The strange things restorers find in old aircraft.
- By Bettina H. Chavanne
- Air & Space magazine, May 2008
(Page 2 of 4)
Flak Bait's entire floor was covered with 10-millimeter-thick armor plating. "It was like a high-grade-steel throw rug," says Nazzaro. "It slowed down the airplane because it was so heavy, but it was necessary to prevent flak from coming up through the floor and killing people." When they pulled up the armor plating, Nazzaro says, the restorers found "mud from airfields 50 years back under there."
They also saw wooden matches strewn everywhere, as well as automobile ashtrays riveted to the interior. "These guys were smoking their brains out," Nazzaro says. "After a dangerous mission like the ones they flew, wouldn't you?"
Details That Set the Stage
Some of the stowaways uncovered at Garber illuminate not the history of the individual aircraft but rather the time and place in which it served. Last July, intern Eric Lawrence was cleaning out a Curtiss F9C-2 Sparrowhawk, a small, airship-based fighter that the Navy used in the 1930s for reconnaissance patrols along the U.S. coasts. When he was working in the fuselage tail cone, Lawrence came across a broken pencil, inscribed with the words "Hoover for President, 1928."
Evocative items seemed to pour out of the sole surviving Japanese Aichi M6A1 Seiran, a World War II bomber designed to be stashed in a submarine, its wings folded, until the sub surfaced for launch. Allied forces discovered a Seiran at the Fukuyama training base after World War II and brought it to California on a U.S. carrier. It was eventually donated to the Smithsonian.
The restoration "was an unusually long project," says Nazzaro, lasting from 1989 to 2000. "It's probably the most accurately restored and one of the finest restorations of any Japanese World War II aircraft in the world. You get inside that airplane and you go right back to 1945."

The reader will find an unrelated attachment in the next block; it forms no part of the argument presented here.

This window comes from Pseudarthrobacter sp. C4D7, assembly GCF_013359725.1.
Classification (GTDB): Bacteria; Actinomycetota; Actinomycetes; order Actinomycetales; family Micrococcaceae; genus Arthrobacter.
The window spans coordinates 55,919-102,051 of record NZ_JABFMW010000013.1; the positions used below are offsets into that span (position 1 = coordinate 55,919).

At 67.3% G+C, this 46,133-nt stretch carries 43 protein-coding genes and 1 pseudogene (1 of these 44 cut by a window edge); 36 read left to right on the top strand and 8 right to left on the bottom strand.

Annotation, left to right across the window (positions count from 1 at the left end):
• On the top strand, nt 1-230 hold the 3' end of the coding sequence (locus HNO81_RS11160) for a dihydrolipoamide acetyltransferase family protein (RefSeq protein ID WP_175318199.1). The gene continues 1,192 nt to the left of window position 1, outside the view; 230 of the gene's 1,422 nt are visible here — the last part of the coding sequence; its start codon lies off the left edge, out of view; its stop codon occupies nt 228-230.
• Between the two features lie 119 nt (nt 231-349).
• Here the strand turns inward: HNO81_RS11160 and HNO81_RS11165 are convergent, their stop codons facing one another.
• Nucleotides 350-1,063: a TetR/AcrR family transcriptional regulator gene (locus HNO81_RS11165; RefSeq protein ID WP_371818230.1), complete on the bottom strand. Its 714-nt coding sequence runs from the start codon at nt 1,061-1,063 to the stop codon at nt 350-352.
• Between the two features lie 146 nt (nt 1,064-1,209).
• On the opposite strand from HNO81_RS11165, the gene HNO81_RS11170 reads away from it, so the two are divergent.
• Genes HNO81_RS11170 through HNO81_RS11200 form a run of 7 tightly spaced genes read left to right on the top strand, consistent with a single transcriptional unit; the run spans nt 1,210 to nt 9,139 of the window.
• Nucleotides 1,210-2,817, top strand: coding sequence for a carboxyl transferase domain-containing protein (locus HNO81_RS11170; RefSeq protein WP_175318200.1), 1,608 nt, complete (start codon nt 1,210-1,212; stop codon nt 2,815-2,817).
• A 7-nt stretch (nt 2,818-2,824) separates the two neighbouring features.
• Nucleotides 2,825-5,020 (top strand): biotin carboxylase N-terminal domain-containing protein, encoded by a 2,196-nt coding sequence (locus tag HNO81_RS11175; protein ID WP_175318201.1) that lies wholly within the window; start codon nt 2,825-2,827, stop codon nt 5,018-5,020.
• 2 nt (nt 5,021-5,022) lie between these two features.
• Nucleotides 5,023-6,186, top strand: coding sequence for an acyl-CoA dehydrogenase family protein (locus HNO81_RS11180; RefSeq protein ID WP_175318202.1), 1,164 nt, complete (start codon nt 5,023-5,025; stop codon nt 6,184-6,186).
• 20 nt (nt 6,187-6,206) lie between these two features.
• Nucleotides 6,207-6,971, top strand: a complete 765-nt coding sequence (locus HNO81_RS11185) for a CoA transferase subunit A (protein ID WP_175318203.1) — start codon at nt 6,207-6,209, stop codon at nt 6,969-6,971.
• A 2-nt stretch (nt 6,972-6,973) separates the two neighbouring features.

During the process of removing, cleaning, and cataloging every bolt and rivet in the Seiran, a number of items turned up. "We scraped up the dirt in the bilge, filtered and cleaned it, and found these artifacts," says Nazzaro, holding up several tools and plastic bags filled with metal scraps. One of the tools is a hand-made bucking bar, which is placed on the other side of a piece of metal being riveted in order to dampen the shock of the rivet gun. "You can see an actual finger notch here," says Nazzaro, gripping the Seiran tool to show how fingers fit the bucking bar. "It was probably made for a small hand, maybe a woman or a student. That tells a story for me."
The metal scraps the restorers found in the Seiran are small and round and have sharp edges. "Someone probably realized he needed a hole drilled through a bulkhead but didn't have a hole saw," Nazzaro says. "He used a standard drill instead, and drilled 50 or so holes close together and then knocked it out. He didn't even bother to smooth the edges so it wouldn't cut whatever wires were passing through here. An American airplane would have had a rubber grommet around that hole."
In an inboard-wing fuel tank, restorers found inspection progress records, a worker time card, and a warehouse receipt.